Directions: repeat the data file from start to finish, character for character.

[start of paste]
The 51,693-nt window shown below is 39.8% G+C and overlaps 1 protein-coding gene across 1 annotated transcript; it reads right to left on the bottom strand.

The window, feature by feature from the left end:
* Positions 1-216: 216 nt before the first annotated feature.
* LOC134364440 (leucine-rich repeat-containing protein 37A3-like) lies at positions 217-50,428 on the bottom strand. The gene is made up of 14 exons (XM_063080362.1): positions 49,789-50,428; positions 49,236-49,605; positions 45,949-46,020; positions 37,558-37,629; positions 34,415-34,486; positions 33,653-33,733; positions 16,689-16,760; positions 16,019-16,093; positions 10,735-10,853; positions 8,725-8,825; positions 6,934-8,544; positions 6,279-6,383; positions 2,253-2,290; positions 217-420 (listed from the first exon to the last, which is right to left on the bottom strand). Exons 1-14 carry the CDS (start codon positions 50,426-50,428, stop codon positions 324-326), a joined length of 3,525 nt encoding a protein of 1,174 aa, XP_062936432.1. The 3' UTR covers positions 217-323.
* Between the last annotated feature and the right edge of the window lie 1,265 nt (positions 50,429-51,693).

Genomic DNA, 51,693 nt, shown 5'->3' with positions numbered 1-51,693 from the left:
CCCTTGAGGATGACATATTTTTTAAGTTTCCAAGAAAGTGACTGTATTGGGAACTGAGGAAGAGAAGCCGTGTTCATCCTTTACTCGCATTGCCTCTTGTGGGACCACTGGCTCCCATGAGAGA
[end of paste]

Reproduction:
The 51,693-nt window shown below is 39.8% G+C and overlaps 1 protein-coding gene across 1 annotated transcript; it reads right to left on the bottom strand.

The window, feature by feature from the left end:
* Positions 1-216: 216 nt before the first annotated feature.
* LOC134364440 (leucine-rich repeat-containing protein 37A3-like) lies at positions 217-50,428 on the bottom strand. The gene is made up of 14 exons (XM_063080362.1): positions 49,789-50,428; positions 49,236-49,605; positions 45,949-46,020; positions 37,558-37,629; positions 34,415-34,486; positions 33,653-33,733; positions 16,689-16,760; positions 16,019-16,093; positions 10,735-10,853; positions 8,725-8,825; positions 6,934-8,544; positions 6,279-6,383; positions 2,253-2,290; positions 217-420 (listed from the first exon to the last, which is right to left on the bottom strand). Exons 1-14 carry the CDS (start codon positions 50,426-50,428, stop codon positions 324-326), a joined length of 3,525 nt encoding a protein of 1,174 aa, XP_062936432.1. The 3' UTR covers positions 217-323.
* Between the last annotated feature and the right edge of the window lie 1,265 nt (positions 50,429-51,693).

Genomic DNA, 51,693 nt, shown 5'->3' with positions numbered 1-51,693 from the left:
CCCTTGAGGATGACATATTTTTTAAGTTTCCAAGAAAGTGACTGTATTGGGAACTGAGGAAGAGAAGCCGTGTTCATCCTTTACTCGCATTGCCTCTTGTGGGACCACTGGCTCCCATGAGAGA